That shower scene!

Psycho, shot completely in black and white. She stands there. Naked. Scarlett Majojo as Janet Leigh. The music rises. The shower curtain is drawn back by a silhouetted figure. Brandishing a knife. “Janet” screams. The knife comes at her.

“No, No. No!” the director yells.

He grabs the knife from the extra and viscously commences stabbing at (but not really of course) poor Janet with vigor – now she’s really screaming, Alfred Hitchock is coming at her with a knife. I do enjoy movies about movies – the making of, the inspiration behind the scenes, the process and personalities… I even admit to enjoying “making of” documentaries and audio commentaries.

So, to the likes of Ed Wood, The Aviator and Chaplin, comes Hitchcock.

Psycho is arguably Hitchcock’s finest work and this movie introduces us to a version of Alfred Hitchcock, or “Hitch”, as he commences the journey to make the film that would usher in a new age of cinema (and now a pretty impressive age in television with The Bates Motel).

Hitchcock Rating PosterThis biopic of sorts is a tongue in cheek characterization of the real life character we have come to know as the well caricatured portly, stern and gruff Alfred Hitchcock, a representation portrayed by the equally brilliant Sir Anthony Hopkins (Huh – A.H portraying/portrayed by A.H). But there’s a lot more to enjoy here than the brilliance of Hopkins, in this movie there is a stellar cast to match the lead actor:

  • Helen Mirren as Alma Reville, Hitch’s beloved and equally matched wife who grapples with his penchant for his blonde leading ladies.
  • Scarlett Majojo (Johansson) as Janet Leigh. Scarlett Majojo, yet again surprising me at just how good she actually is, not just as eye-candy, I am surprised that I am consistently surprised.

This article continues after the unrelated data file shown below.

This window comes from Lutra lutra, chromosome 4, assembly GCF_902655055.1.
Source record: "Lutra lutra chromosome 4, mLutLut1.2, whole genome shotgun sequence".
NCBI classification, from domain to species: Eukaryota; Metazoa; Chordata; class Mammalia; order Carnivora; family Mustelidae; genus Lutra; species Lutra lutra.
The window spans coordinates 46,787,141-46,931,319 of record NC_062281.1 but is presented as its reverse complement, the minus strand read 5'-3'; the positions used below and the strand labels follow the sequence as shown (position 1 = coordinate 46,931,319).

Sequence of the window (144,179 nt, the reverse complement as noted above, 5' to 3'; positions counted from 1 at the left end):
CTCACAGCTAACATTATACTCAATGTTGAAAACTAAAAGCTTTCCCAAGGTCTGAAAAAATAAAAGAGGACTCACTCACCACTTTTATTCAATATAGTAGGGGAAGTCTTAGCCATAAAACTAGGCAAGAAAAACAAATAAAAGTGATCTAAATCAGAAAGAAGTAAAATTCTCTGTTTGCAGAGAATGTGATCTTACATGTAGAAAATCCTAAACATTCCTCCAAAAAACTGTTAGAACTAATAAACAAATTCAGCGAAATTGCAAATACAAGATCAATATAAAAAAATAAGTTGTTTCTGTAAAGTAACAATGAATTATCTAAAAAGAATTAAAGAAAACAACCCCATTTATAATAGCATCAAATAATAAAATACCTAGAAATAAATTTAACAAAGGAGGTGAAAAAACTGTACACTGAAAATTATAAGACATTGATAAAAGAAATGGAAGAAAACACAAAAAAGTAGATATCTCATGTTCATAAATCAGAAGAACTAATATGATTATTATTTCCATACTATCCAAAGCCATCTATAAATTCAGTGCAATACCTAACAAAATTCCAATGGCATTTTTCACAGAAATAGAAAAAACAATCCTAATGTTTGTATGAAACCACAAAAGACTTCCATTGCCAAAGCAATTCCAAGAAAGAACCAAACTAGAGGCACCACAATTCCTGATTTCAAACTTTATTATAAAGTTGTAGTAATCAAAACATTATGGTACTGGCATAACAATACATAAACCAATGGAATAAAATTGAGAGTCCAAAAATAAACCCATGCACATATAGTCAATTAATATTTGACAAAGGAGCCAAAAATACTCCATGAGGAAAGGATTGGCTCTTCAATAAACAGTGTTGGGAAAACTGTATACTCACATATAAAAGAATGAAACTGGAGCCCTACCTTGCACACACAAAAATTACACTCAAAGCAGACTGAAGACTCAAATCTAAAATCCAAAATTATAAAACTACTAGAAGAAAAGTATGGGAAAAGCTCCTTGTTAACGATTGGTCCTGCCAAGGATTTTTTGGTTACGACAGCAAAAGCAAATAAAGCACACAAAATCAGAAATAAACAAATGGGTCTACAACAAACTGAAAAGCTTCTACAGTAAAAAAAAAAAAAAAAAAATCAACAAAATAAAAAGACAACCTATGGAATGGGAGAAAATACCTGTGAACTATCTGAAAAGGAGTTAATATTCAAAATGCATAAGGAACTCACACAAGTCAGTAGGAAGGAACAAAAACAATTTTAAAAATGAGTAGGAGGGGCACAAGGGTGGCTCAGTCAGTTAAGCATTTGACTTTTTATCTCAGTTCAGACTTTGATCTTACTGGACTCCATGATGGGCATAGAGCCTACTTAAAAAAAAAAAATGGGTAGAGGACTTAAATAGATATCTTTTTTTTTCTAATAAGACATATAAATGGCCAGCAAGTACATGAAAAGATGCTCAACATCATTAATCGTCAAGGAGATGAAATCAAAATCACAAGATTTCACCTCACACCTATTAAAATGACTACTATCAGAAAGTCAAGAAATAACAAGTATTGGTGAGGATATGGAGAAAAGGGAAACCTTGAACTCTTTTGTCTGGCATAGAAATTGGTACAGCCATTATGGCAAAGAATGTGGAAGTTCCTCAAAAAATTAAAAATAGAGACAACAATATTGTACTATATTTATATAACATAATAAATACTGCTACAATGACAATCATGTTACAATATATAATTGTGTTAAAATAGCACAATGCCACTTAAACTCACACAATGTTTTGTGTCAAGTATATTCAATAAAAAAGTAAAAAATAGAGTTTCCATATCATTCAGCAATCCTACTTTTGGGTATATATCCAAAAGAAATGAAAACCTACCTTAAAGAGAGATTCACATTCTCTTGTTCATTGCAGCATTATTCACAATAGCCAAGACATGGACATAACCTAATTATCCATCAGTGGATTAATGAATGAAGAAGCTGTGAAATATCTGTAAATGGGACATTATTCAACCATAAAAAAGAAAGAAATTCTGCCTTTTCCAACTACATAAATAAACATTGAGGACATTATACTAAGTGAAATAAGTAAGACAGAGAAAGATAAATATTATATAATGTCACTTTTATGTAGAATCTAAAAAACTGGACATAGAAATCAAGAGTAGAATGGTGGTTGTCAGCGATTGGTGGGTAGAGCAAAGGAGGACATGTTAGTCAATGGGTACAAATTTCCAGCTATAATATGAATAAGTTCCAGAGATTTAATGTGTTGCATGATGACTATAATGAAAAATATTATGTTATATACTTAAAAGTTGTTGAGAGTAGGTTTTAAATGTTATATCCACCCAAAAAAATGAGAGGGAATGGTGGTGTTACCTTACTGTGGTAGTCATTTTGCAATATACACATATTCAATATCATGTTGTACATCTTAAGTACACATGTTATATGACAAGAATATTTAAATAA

• Jessica Biels as Vera Miles, contractually obliged to perform for Hitch, and living up to her have-to-casting by him, the thorn in his side.
  • Toni Colette as Peggy Robertson, Hitch’s secretary, a small role, but a role completely owned by Toni.
  • James D’Arcy as Anthony Perkins, and there his is on screen (if not enough), Anthony Perkins.
  • Kurtwood Smith (or is it Red Forman) as Geoffrey Shurlock.

Aside from Dame Helen Mirren’s character which is central to Hitch’s character development in this movie, the ying to his yang as it were; all others are slight characters who while playing in Hitch’s movie (and the movie within the movie) are all but aspects to the passion project and journey Hitch is on.

I love Psycho, so a movie about Psycho and Hitchcock is just entertaining for me, and the fact that the movie does not take itself too seriously, while absolutely honouring the subject, well that’s just good fun. It’s not the perfect movie, it definitely left me with a feeling of wanting more…

Hitchcock starring Soz

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